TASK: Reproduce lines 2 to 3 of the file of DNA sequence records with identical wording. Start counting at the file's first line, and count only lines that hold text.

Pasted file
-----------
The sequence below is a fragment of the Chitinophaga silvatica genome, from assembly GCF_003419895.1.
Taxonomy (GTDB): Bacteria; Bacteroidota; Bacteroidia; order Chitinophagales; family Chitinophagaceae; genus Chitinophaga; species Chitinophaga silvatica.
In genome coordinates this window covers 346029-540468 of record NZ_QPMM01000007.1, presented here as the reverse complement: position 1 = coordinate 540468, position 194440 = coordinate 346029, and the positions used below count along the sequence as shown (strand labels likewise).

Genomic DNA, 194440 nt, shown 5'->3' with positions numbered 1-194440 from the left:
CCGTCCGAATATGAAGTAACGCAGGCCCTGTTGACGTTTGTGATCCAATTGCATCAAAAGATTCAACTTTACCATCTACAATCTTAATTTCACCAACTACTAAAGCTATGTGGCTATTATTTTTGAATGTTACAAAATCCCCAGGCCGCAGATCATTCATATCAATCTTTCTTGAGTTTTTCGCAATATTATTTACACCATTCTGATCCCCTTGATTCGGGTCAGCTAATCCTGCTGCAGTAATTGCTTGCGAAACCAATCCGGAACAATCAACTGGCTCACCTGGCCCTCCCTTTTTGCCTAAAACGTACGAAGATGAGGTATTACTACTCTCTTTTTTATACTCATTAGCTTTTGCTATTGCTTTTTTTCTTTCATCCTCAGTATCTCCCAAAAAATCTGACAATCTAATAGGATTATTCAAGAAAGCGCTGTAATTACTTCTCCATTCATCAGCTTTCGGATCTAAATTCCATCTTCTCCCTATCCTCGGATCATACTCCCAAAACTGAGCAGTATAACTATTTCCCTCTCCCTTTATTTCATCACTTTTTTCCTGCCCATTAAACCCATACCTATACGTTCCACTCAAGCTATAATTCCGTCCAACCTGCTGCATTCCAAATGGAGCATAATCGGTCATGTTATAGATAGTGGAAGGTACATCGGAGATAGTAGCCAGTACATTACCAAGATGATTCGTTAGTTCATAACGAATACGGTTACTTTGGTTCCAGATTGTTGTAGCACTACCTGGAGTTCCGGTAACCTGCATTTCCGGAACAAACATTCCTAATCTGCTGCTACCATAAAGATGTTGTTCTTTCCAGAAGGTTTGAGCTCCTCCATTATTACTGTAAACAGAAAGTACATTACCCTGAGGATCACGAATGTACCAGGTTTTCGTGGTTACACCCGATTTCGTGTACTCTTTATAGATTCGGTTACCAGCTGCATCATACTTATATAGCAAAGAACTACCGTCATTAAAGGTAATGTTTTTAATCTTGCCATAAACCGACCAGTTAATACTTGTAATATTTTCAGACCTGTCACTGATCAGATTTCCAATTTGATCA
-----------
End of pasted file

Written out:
Taxonomy (GTDB): Bacteria; Bacteroidota; Bacteroidia; order Chitinophagales; family Chitinophagaceae; genus Chitinophaga; species Chitinophaga silvatica.
In genome coordinates this window covers 346029-540468 of record NZ_QPMM01000007.1, presented here as the reverse complement: position 1 = coordinate 540468, position 194440 = coordinate 346029, and the positions used below count along the sequence as shown (strand labels likewise).